Subject(s)
COVID-19 Testing/statistics & numerical data , COVID-19/epidemiology , Violence/statistics & numerical data , Wounds and Injuries/epidemiology , Adult , Aged , COVID-19/diagnosis , COVID-19/virology , Emergency Service, Hospital/statistics & numerical data , Female , Humans , Incidence , Male , Middle Aged , Retrospective Studies , Risk Assessment/statistics & numerical data , Risk Factors , SARS-CoV-2/isolation & purification , Trauma Centers/statistics & numerical data , Wounds and Injuries/etiology , Wounds and Injuries/therapy
14.
New Solut ; 31(2): 113-124, 2021 08.
Article in English | MEDLINE | ID: covidwho-1221723

ABSTRACT

Women make up the large majority of workers in global supply chains, especially factories in the apparel supply chain. These workers face significant inequalities in wages, workplace hazards, and a special burden of gender-based violence and harassment. These "normal" conditions have been compounded by the impact of the COVID-19 pandemic, which has exacerbated long-standing structural inequities. Decades of well-financed "corporate social responsibility" programs have failed because they do not address the underlying causes of illegal and abusive working conditions. New initiatives in the past half-decade offer promise in putting the needs and rights of workers front and center. Occupational health and safety professionals can assist in the global effort to improve working and social conditions, and respect for the rights and dignity of women workers, through advocacy and action on the job, in their professional associations, and in society at large.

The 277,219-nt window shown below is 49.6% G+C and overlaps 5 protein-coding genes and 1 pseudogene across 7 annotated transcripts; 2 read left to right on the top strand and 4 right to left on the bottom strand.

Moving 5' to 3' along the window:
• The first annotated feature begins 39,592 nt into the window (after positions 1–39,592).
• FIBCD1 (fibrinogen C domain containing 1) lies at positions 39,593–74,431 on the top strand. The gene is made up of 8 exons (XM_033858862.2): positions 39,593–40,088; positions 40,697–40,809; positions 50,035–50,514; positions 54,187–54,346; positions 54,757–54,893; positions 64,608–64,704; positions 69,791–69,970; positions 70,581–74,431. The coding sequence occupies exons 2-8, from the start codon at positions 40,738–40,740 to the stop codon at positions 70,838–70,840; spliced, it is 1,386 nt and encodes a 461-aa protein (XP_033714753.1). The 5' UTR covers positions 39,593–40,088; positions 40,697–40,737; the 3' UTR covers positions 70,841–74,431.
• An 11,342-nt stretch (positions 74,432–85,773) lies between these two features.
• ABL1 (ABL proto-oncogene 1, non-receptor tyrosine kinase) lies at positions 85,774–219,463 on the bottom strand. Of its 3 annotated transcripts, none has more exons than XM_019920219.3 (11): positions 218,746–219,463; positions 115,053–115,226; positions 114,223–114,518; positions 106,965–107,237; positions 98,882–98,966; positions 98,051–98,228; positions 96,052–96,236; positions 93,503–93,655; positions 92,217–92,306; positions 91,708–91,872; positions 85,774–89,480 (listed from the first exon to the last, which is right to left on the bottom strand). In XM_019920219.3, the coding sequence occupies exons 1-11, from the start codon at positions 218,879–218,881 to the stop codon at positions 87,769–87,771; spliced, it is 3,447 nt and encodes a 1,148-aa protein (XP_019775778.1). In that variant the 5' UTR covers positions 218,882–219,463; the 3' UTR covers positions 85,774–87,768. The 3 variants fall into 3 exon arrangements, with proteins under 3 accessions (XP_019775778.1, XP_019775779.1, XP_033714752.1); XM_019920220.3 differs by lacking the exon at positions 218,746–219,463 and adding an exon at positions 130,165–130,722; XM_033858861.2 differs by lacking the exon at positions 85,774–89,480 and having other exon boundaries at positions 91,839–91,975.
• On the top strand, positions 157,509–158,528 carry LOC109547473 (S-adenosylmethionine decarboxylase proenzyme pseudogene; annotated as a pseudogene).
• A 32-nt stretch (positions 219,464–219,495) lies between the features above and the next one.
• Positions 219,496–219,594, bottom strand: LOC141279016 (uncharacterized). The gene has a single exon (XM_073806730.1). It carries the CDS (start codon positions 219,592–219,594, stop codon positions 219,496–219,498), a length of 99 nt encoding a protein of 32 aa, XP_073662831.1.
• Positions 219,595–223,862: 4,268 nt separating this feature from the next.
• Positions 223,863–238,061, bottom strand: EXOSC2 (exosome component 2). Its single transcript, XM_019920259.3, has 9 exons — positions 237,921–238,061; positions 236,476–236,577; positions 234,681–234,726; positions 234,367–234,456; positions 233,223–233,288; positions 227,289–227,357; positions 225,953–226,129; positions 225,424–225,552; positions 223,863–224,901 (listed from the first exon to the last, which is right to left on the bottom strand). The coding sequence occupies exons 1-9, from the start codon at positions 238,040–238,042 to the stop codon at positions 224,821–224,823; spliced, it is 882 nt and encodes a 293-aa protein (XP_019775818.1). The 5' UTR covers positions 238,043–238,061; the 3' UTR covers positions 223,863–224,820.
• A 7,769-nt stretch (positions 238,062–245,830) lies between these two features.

Subject(s)
COVID-19 , Clothing , Manufacturing Industry/statistics & numerical data , Occupational Health/statistics & numerical data , Occupations/statistics & numerical data , Women , Workplace , COVID-19/epidemiology , Female , Humans , Pandemics , Poverty/statistics & numerical data , Salaries and Fringe Benefits/statistics & numerical data , Sexual Harassment/statistics & numerical data , Violence/statistics & numerical data , Women's Rights/statistics & numerical data , Women's Rights/trends
16.
BMC Public Health ; 21(1): 467, 2021 03 08.
Article in English | MEDLINE | ID: covidwho-1123651

ABSTRACT